Franco-Ontarian Universities Refuse to Give Up

Since my daughter began school four years ago, I have been part of the Conseil Scolaire Viamonde – Ontario’s dynamic French-language public board.  Five years ago I was unaware of its existence, but a kind neighbour recommended it for our family, knowing we value linguistic diversity.  Since enrolling our children, we have had our eyes opened to vibrant Francophone community in Ontario that is comprised of recently-immigrated and long-time Canadians with many connections to Indigenous communities.  This community had a powerful vision to develop a Franco-Ontarian university.  Not only would the constituents be diverse, the pedagogy would be cutting edge.  After walking alongside my colleague Olivier Begin-Caouette and hearing his excitement for project, I was deeply grieved that the Ford government has cut the funding.  Fortunately, the planning committee are a savvy group and are willing to hold the charter tightly until funding becomes available again with the next provincial government.  You can read the editorial I wrote with Olivier here:

https://www.universityworldnews.com/post.php?story=20181216083045348

Ethnicity and Branch-campuses

Shakina and I are thrilled to announce our new publication is now available online –  “This barrier between:” the ethnic divisions of higher education in Malaysia and the United Arab Emirates.  Published in Higher Education by Springer.  Please email us for free read-only copies.  https://link.springer.com/article/10.1007/s10734-018-0307-5

Many thanks to Shakina and Dr. Ruth Hayhoe for all their advice and support in this project.

Fordism and Ontario’s Higher Education

Image kindly borrowed from TorontoLife

There is nothing more risky than predicting the future.  And certainly this is true after a controversial election.  We do not yet know what Ontario’s election means for higher education, but we can take a look at past conservative governments and gain a sense of what is to come.  Read my piece in University World News here  –

http://www.universityworldnews.com/article.php?story=20180611234258200

 

Some great speeches on Free Speech

Last week we worked with the great people at OCUFA to once again host the Worldviews Lecture. This annual talk is held at OISE and brings in a top speaker to comment on a pressing issues that links higher education and the media.

This year we were fortunate to have Dr Sigal Ben-Porath as our guest speaker with a great panel discussion afterwards.  Here is my synopsis of the talk and the commentary surrounding it.  http://www.universityworldnews.com/article.php?story=20180313085859767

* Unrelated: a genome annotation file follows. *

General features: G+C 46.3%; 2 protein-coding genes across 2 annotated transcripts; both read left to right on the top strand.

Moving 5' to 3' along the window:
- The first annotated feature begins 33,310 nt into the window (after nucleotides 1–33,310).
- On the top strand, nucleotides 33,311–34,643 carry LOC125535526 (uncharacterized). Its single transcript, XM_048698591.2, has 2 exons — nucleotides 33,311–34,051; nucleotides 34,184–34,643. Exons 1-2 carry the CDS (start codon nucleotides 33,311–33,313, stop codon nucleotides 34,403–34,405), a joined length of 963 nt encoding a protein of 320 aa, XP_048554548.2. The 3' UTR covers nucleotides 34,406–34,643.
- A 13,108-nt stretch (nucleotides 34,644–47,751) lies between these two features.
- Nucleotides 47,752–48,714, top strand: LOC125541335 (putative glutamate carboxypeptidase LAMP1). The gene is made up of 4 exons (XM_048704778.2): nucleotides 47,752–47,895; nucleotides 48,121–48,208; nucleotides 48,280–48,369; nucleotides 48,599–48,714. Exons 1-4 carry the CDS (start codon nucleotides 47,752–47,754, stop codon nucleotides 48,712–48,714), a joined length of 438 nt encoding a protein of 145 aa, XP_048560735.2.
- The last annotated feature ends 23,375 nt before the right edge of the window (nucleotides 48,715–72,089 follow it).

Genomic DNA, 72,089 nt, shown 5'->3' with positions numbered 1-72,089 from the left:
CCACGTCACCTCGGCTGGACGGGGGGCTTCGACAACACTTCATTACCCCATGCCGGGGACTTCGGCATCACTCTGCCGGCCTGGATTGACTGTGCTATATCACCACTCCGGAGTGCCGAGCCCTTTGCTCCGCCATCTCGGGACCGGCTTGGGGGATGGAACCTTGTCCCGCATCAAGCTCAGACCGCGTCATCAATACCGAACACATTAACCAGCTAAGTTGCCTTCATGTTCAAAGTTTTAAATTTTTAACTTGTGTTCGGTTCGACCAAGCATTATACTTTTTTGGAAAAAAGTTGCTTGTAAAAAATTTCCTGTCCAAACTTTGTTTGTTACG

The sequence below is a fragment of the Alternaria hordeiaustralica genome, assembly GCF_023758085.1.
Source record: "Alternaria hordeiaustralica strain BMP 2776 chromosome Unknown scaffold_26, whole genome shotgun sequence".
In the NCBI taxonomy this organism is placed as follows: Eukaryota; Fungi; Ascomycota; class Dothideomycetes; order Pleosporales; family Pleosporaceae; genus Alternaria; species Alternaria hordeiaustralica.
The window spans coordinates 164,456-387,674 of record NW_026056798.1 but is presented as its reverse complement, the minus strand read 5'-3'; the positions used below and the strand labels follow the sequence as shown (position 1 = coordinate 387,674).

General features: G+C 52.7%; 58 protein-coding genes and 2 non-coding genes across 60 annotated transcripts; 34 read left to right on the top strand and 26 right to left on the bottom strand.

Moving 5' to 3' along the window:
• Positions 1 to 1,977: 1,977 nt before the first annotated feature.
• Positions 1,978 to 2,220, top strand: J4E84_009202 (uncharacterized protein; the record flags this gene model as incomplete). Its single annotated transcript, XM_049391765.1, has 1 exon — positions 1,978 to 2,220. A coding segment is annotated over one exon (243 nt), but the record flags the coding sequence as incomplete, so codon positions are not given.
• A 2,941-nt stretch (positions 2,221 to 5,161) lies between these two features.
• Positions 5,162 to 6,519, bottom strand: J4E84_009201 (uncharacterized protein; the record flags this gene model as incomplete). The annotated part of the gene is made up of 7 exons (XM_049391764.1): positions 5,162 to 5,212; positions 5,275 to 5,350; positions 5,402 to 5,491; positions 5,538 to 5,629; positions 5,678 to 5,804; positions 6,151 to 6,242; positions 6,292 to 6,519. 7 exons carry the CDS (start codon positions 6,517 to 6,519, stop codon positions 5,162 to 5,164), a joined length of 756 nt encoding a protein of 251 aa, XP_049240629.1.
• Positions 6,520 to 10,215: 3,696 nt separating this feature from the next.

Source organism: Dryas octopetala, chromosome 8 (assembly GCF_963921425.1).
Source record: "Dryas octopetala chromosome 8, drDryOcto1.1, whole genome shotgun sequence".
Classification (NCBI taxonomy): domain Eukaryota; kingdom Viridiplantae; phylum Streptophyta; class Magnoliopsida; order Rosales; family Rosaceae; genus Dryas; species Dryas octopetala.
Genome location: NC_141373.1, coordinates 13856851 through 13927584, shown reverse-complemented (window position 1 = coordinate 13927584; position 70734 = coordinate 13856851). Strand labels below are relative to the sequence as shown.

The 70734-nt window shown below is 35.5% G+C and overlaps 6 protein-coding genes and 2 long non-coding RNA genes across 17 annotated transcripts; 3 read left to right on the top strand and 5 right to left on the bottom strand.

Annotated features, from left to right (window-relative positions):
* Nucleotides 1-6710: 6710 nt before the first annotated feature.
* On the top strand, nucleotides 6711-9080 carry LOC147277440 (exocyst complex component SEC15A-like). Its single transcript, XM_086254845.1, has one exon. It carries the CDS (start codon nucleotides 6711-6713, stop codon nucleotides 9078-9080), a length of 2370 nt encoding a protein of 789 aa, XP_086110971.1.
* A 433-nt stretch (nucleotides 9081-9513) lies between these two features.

In 2019, you will want to attend the Worldviews Conference. It is held every 3 years and is handsdown the most interesting conference I’ve ever attended.  https://worldviewsconference.com/about-worldviews/

Precarious workers in Ontario’s colleges

I have had a string of excellent research assistants, but my current teammate is beyond excellent.  Emmanuelle Fick is not just a PhD student, she is an English instructor in George Brown’s construction faculty ensuring that our next generation of city builders can find jobs, develop reports and succeed in the knowledge economy.  Emmanuelle was also active in the recent strike and helped me to understand the issues that drove it.  Read our piece here http://www.universityworldnews.com/article.php?story=20180124083515112&query=karram

The Wrong Side of History

My top conference pick has always been the Worldviews Conference jointly offered by OCUFA, University World News and OISE.  The conference looks at the relationship between media and higher education bringing together journalists who are awesome story tellers and academics who tell us what the stories mean.  Since conference only happens every three years, we keep the fires burning with an annual lecture.  Peter Scott joined us this year and you can read my summary of his talk here. http://www.universityworldnews.com/article.php?story=20170417182241756

Should we boycott US conferences?

Checking my emails on Monday morning was as crazy ride.  First message – a petition to boycott US conferences.  10 following messages – debates about whether this is the right choice.  I immediately thought of my mentor Ruth Hayhoe and her stories of China in 1989.  They faced the same question – Should we boycott an oppressive regime?  I sat down with Ruth this week to learn more.

READ her story in University Affairs here..